Summertime sadness.

It’s possible that I’ve written a piece with this title before. Because this isn’t just a badass Lana Del Rey song. It’s real. It exists. I am among the 1% of people with SAD…in the summer.

Only about 5% of people have SAD, from what I’ve read - despite the amount of complaining that most people do each year when the days become short and dark. But most of the people who have it, have it in the winter. Not me. I love the winter. I’m a night owl, and aging hasn’t really changed that one bit. I suspect having kids would have been tough, because I’d probably just be constantly sleep deprived, but I didn’t, so we’ll never know.

And I’m not going to say that I hate summer. That wouldn’t be accurate. I do like summer. There’s something pretty magical about the super long days we get here in the far northwest, and I mean it’s not fully dark right now and it’s 11:30 pm as I write this. I like how much lighter things feel and seeing tons of smiles on the faces of people I know and people I don’t know. I love warm days at the beach, and swimming outdoors.

But there are three things I’ve identified that really convinced me that the summer might actually be hurting me. I’ve shared them with a few trusted confidants and feel really positive that I’ve made a big realization - and knowledge is power. Maybe great blackout curtains are in my future in more rooms than just my bedroom. So let me share the list I’ve made - three items long - for why I am sure I’ve got that summertime sadness, for real.

I really, really hate being hot. Like, I can’t handle it, being too hot. It completely torches my mood and saps my energy, and I sweat at about 75 degrees, so that means I am too hot most of the summer in most places. (It’s frustrating, because one of the things I really liked about the northwest was that summers here are traditionally pretty mild, and temperatures above the 70s used to be infrequent in Seattle. Not anymore. We’re breaking records left and right up here. But that’s a rant for another day.) And I do a lot of things that make me sweat, like yoga, and taking long, steep walks, and lifting weights, and dancing, and being a person (seriously, I am always too hot). You will find me strategically placed directly in front of/underneath/next to any window or fan that is available to me.

I’m a night owl. It’s a real thing, and I’m not that way by choice, it’s the way my body works. This year, I began to notice right around the solstice that my mood was really turning south, and I was in a depressive dip that coincided with the coming of the longest day of the year. All through that week of the solstice, I had the most horrible insomnia I’ve had in at least 9 or 10 months, going days and days on end and not being even the slightest bit sleepy until after 3 in the morning, sometimes 4. And I realized, it’s the sun! My circadian rhythm, which is already skewed because I’m a night owl, was thrown way off from its normal pattern.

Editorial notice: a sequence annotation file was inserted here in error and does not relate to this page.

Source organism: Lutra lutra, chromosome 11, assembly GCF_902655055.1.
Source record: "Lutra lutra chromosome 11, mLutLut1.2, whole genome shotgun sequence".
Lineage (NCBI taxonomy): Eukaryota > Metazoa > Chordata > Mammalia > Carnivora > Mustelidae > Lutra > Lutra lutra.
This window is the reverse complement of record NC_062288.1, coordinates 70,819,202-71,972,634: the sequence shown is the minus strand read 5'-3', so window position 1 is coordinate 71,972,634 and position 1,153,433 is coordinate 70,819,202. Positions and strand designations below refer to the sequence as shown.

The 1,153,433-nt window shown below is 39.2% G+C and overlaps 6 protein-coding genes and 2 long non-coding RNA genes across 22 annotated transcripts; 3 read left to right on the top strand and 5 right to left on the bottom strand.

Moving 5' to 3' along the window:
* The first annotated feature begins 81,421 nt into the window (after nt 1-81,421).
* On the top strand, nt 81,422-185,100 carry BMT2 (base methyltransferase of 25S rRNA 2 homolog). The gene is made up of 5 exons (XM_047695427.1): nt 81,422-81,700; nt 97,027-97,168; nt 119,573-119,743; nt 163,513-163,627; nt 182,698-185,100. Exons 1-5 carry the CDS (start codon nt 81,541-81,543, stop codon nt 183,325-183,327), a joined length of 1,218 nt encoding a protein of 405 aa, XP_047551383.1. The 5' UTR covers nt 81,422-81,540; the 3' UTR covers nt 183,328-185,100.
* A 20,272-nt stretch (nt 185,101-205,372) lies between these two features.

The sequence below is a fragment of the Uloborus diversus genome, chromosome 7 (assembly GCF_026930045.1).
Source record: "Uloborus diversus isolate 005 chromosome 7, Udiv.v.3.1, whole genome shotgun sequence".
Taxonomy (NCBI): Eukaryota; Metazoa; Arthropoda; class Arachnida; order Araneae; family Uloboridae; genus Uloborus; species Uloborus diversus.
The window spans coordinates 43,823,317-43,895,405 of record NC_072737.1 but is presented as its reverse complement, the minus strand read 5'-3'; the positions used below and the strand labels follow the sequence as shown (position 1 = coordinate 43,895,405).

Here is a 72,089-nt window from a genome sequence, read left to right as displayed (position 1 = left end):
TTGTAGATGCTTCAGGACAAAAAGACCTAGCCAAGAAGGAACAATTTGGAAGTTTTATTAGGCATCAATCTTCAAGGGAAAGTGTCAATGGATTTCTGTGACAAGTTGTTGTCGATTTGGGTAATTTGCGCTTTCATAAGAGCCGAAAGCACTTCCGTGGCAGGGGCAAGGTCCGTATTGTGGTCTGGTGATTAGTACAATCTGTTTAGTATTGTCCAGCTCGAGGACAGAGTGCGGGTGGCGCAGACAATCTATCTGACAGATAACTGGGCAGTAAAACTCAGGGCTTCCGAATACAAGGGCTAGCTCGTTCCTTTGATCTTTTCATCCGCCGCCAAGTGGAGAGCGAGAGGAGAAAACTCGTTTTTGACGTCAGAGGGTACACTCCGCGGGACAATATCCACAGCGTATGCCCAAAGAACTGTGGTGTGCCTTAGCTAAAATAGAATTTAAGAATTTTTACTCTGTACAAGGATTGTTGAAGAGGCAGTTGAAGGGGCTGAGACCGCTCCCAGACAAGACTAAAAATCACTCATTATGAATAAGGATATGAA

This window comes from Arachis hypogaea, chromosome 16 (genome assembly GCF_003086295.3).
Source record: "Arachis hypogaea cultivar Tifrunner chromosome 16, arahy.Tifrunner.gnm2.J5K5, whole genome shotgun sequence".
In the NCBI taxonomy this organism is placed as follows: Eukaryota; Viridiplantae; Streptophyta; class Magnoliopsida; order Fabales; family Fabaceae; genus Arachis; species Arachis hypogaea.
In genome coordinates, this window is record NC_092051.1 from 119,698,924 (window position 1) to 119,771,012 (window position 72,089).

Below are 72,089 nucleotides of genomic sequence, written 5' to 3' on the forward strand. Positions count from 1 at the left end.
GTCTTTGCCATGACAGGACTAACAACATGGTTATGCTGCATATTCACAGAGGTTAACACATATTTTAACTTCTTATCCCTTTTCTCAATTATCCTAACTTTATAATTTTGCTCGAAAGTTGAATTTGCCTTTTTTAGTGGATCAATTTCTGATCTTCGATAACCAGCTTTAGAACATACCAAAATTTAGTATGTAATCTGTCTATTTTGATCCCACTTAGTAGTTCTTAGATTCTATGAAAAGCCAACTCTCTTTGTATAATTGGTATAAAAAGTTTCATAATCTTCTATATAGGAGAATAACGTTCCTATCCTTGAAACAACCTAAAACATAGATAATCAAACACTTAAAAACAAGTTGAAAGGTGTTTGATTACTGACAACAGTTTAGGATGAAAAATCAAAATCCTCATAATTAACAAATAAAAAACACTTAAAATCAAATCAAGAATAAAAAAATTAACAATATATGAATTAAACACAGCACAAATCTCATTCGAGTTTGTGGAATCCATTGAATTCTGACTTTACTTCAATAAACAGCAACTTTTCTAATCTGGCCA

I have melasma. That’s a type of hyperpigmentation caused by a hormone imbalance that makes me produce too much melanin, which makes the skin appear darker in places. This is aggravated by wounds, and by sun, and lots of other things. So, I love being outside, and love taking walks, and I get a lot of sun, despite my hatred of being hot. Despite being a very dedicated sunblock user, tons of direct sunlight causes my skin to become patchy, the color uneven. I’ve made peace with it to some degree, but I’m still working on giving myself permission not to obsess over this, and to just own it. But it still sucks, you know?

So. Constantly feeling too hot, not being able to sleep, and watching my skin turn patchy from the sun all blend together into one big, tasty anxiety smoothie. My emotions start running higher, and from there, the roller coaster ride that is depression is over the hump and careening down, down, down…

It is not fun, my friends. Summer is hard for me.

I like winter. I like the dark. I don’t find it depressing, I find it cozy. Like any sane person, I too need the sunlight and feel ready for it come February, when things are just at the complete dingiest and dullest and worst. Worst month of the year, no matter where you live: February. But I digress.

Summer is tough. But I think I’ve started to realize that the best way to handle it is to lean in to some of the discomfort (damn it, isn’t that always what the answer seems to end up being??) and try to find the moments of joy. There are still lots of them. Walking through the beautiful Queen Anne neighborhood that I’ve somehow cheated my way into living in and ogling the gorgeous homes and gardens that I’ll probably never take on myself but will always deeply admire. Stopping to pet and play with every single dog I encounter on said walks. Binging Netflix shows and audiobooks during incredibly long cardio sessions at my gym with the fan blowing right in my face, feeling strong. Sitting on the sand at Golden Gardens with my people and a glass of wine. Watching my dogs snooze in the sunlight on the porch while I write or work or make something. Cooking fish on the grill and listening to music outside. The scent of the flowers in the trees and gardens. There’s a lot of goodness there.

And it’s also hard. And that’s okay. And even though there are not a lot of people out there who agree with me, there are a few, and knowing that helps, too.